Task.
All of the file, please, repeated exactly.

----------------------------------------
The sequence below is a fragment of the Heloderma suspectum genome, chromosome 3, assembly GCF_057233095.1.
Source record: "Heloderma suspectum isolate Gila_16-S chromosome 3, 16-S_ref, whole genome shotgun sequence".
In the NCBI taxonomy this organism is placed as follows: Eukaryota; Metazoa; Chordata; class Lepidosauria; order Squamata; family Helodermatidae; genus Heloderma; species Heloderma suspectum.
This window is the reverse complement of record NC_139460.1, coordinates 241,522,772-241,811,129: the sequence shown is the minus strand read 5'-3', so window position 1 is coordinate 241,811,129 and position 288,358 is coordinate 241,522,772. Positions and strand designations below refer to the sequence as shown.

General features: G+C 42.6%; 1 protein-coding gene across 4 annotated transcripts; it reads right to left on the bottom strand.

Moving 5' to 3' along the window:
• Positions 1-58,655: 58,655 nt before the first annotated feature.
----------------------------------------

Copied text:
The sequence below is a fragment of the Heloderma suspectum genome, chromosome 3, assembly GCF_057233095.1.
Source record: "Heloderma suspectum isolate Gila_16-S chromosome 3, 16-S_ref, whole genome shotgun sequence".
In the NCBI taxonomy this organism is placed as follows: Eukaryota; Metazoa; Chordata; class Lepidosauria; order Squamata; family Helodermatidae; genus Heloderma; species Heloderma suspectum.
This window is the reverse complement of record NC_139460.1, coordinates 241,522,772-241,811,129: the sequence shown is the minus strand read 5'-3', so window position 1 is coordinate 241,811,129 and position 288,358 is coordinate 241,522,772. Positions and strand designations below refer to the sequence as shown.

General features: G+C 42.6%; 1 protein-coding gene across 4 annotated transcripts; it reads right to left on the bottom strand.

Moving 5' to 3' along the window:
• Positions 1-58,655: 58,655 nt before the first annotated feature.